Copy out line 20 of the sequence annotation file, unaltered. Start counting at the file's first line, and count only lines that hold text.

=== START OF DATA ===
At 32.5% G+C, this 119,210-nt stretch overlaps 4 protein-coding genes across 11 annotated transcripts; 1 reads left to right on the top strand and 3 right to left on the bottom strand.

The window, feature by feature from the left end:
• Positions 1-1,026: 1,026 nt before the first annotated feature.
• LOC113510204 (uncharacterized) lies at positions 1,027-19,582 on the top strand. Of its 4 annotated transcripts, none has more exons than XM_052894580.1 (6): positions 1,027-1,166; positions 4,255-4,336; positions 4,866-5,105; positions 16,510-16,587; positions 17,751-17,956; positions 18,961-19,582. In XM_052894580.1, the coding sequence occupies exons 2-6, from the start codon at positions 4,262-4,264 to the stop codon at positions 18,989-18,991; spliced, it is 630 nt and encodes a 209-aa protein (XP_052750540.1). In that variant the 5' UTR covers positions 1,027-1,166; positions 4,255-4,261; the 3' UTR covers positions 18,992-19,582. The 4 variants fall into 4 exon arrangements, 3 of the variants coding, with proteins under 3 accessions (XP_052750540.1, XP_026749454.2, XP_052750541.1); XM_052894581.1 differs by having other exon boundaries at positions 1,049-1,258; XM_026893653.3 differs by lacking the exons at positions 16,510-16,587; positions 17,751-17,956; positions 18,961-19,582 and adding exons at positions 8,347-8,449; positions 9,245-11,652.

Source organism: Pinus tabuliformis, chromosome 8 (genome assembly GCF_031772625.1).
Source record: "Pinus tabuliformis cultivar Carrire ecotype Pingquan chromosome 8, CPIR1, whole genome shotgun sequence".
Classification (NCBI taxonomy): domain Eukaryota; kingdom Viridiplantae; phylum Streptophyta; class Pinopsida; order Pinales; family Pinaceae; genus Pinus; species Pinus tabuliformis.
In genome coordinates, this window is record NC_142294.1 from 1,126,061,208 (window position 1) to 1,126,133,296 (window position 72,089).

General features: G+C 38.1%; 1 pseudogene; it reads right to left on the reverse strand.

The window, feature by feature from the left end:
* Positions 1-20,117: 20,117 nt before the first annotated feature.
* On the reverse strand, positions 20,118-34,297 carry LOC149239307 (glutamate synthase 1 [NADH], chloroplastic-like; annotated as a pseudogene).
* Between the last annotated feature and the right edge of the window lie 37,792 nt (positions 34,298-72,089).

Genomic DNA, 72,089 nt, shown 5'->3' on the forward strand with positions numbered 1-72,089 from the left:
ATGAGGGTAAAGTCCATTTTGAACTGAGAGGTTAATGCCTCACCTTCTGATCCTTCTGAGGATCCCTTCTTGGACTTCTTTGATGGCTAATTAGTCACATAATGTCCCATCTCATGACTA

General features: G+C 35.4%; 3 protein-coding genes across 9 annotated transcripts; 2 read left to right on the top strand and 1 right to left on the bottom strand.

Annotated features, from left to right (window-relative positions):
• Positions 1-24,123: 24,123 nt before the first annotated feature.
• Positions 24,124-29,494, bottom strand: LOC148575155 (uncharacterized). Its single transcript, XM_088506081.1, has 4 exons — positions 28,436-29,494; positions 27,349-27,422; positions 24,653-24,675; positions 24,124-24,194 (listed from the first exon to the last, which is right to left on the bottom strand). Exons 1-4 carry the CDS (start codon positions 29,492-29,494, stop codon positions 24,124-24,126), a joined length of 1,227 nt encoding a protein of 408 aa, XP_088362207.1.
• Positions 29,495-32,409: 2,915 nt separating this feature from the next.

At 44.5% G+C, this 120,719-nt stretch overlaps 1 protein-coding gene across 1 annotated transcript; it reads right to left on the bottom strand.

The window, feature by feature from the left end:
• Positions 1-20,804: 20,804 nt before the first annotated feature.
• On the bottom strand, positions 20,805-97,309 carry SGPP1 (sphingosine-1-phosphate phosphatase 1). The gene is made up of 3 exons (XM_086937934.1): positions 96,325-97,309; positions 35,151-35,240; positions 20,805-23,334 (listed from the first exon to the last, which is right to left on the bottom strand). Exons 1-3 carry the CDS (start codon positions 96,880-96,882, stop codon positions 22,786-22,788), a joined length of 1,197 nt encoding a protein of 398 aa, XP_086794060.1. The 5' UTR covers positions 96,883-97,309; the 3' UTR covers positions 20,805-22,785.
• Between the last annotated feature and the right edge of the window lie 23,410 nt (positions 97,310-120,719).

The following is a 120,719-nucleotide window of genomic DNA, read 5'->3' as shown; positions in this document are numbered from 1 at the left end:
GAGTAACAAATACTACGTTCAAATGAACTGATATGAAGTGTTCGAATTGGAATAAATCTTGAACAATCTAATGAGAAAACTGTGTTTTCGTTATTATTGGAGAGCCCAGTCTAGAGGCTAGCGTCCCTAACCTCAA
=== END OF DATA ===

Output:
• Positions 29,495-32,409: 2,915 nt separating this feature from the next.